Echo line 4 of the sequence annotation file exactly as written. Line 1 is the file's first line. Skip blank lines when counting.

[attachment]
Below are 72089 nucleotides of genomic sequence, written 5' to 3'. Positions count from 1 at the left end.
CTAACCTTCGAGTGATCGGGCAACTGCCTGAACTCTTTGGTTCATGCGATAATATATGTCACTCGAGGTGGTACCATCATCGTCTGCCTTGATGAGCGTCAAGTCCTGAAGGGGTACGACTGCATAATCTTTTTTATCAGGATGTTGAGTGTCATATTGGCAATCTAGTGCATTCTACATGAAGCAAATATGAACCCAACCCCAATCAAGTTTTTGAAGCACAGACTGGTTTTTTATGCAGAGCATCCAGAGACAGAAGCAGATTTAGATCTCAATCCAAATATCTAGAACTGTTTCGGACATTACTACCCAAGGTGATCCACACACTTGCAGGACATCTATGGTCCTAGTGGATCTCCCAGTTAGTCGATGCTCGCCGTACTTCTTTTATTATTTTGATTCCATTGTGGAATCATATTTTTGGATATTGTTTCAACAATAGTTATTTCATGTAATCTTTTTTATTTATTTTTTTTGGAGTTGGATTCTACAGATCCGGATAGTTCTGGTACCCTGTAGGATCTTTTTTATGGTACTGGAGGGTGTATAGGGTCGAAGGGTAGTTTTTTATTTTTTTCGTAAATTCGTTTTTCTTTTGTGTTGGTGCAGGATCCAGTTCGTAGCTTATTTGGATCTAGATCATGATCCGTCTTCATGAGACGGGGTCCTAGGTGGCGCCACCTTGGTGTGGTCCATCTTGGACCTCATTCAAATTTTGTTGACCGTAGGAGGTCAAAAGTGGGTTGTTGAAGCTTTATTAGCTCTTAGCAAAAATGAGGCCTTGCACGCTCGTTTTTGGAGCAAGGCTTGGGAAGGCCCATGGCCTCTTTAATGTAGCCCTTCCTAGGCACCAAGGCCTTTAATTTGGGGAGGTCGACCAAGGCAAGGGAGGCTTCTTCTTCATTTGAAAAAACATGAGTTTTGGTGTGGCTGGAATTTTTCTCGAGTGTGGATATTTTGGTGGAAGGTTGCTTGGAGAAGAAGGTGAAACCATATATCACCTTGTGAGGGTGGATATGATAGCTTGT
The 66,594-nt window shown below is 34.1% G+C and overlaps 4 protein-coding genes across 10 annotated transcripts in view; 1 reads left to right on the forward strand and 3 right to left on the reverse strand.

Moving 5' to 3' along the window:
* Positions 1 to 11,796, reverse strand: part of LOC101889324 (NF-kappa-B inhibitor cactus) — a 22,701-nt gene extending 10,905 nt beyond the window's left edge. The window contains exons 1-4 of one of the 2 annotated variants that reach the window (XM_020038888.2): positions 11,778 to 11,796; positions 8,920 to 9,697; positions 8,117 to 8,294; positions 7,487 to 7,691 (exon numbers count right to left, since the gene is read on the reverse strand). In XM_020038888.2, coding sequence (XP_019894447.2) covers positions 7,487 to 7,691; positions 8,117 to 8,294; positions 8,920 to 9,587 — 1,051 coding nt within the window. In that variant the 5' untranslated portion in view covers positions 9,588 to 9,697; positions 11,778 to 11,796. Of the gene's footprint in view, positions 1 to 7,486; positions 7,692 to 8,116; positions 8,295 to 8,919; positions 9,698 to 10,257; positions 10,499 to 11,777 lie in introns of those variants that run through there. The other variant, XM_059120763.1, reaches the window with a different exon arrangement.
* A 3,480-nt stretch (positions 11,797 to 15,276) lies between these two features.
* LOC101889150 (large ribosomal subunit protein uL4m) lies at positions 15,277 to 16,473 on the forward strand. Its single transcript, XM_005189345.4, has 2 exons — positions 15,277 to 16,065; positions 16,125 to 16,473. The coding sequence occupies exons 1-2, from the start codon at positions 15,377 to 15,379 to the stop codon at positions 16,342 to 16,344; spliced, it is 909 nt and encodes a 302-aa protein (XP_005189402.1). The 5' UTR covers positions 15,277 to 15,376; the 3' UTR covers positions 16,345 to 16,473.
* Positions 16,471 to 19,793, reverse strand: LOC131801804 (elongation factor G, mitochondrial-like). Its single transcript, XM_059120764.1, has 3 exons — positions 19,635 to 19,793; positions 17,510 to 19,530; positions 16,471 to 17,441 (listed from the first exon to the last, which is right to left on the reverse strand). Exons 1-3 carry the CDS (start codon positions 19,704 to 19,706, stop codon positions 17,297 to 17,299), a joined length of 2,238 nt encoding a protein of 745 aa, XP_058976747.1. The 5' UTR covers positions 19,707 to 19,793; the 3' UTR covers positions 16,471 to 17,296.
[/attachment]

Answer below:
Moving 5' to 3' along the window: